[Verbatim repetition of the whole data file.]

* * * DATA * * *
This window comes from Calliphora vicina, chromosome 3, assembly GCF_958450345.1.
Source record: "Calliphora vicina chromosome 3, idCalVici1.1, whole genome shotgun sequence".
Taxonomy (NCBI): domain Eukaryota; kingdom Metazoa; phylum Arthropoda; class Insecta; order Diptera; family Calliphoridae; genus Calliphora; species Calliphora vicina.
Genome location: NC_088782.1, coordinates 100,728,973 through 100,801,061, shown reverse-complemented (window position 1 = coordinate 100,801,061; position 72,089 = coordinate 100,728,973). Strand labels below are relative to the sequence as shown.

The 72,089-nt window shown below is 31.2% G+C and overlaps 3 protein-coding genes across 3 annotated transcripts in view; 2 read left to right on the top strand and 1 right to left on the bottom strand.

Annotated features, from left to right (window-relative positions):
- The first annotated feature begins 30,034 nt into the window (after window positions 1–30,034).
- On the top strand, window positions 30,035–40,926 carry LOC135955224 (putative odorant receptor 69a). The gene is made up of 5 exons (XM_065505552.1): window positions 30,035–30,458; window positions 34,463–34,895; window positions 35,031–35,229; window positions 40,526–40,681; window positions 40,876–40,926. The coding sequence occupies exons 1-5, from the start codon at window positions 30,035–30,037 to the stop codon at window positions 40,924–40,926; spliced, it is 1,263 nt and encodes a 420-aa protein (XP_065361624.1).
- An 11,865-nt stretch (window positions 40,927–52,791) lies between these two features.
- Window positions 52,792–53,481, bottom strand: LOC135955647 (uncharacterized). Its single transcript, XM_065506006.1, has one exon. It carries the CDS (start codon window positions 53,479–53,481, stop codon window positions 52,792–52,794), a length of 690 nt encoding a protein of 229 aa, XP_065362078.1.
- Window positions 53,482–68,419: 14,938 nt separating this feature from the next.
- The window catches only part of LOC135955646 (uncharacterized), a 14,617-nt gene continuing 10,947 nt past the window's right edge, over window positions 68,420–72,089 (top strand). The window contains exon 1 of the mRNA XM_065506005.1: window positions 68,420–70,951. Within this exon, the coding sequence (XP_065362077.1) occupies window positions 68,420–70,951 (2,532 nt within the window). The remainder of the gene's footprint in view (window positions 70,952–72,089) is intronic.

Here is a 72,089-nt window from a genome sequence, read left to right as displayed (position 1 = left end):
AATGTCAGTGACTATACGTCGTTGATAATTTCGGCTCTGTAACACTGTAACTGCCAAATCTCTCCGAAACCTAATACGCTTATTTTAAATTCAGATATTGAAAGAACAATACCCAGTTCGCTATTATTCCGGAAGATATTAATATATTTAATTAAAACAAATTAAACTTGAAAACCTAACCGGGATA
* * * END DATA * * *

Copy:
This window comes from Calliphora vicina, chromosome 3, assembly GCF_958450345.1.
Source record: "Calliphora vicina chromosome 3, idCalVici1.1, whole genome shotgun sequence".
Taxonomy (NCBI): domain Eukaryota; kingdom Metazoa; phylum Arthropoda; class Insecta; order Diptera; family Calliphoridae; genus Calliphora; species Calliphora vicina.
Genome location: NC_088782.1, coordinates 100,728,973 through 100,801,061, shown reverse-complemented (window position 1 = coordinate 100,801,061; position 72,089 = coordinate 100,728,973). Strand labels below are relative to the sequence as shown.

The 72,089-nt window shown below is 31.2% G+C and overlaps 3 protein-coding genes across 3 annotated transcripts in view; 2 read left to right on the top strand and 1 right to left on the bottom strand.

Annotated features, from left to right (window-relative positions):
- The first annotated feature begins 30,034 nt into the window (after window positions 1–30,034).
- On the top strand, window positions 30,035–40,926 carry LOC135955224 (putative odorant receptor 69a). The gene is made up of 5 exons (XM_065505552.1): window positions 30,035–30,458; window positions 34,463–34,895; window positions 35,031–35,229; window positions 40,526–40,681; window positions 40,876–40,926. The coding sequence occupies exons 1-5, from the start codon at window positions 30,035–30,037 to the stop codon at window positions 40,924–40,926; spliced, it is 1,263 nt and encodes a 420-aa protein (XP_065361624.1).
- An 11,865-nt stretch (window positions 40,927–52,791) lies between these two features.
- Window positions 52,792–53,481, bottom strand: LOC135955647 (uncharacterized). Its single transcript, XM_065506006.1, has one exon. It carries the CDS (start codon window positions 53,479–53,481, stop codon window positions 52,792–52,794), a length of 690 nt encoding a protein of 229 aa, XP_065362078.1.
- Window positions 53,482–68,419: 14,938 nt separating this feature from the next.
- The window catches only part of LOC135955646 (uncharacterized), a 14,617-nt gene continuing 10,947 nt past the window's right edge, over window positions 68,420–72,089 (top strand). The window contains exon 1 of the mRNA XM_065506005.1: window positions 68,420–70,951. Within this exon, the coding sequence (XP_065362077.1) occupies window positions 68,420–70,951 (2,532 nt within the window). The remainder of the gene's footprint in view (window positions 70,952–72,089) is intronic.

Here is a 72,089-nt window from a genome sequence, read left to right as displayed (position 1 = left end):
AATGTCAGTGACTATACGTCGTTGATAATTTCGGCTCTGTAACACTGTAACTGCCAAATCTCTCCGAAACCTAATACGCTTATTTTAAATTCAGATATTGAAAGAACAATACCCAGTTCGCTATTATTCCGGAAGATATTAATATATTTAATTAAAACAAATTAAACTTGAAAACCTAACCGGGATA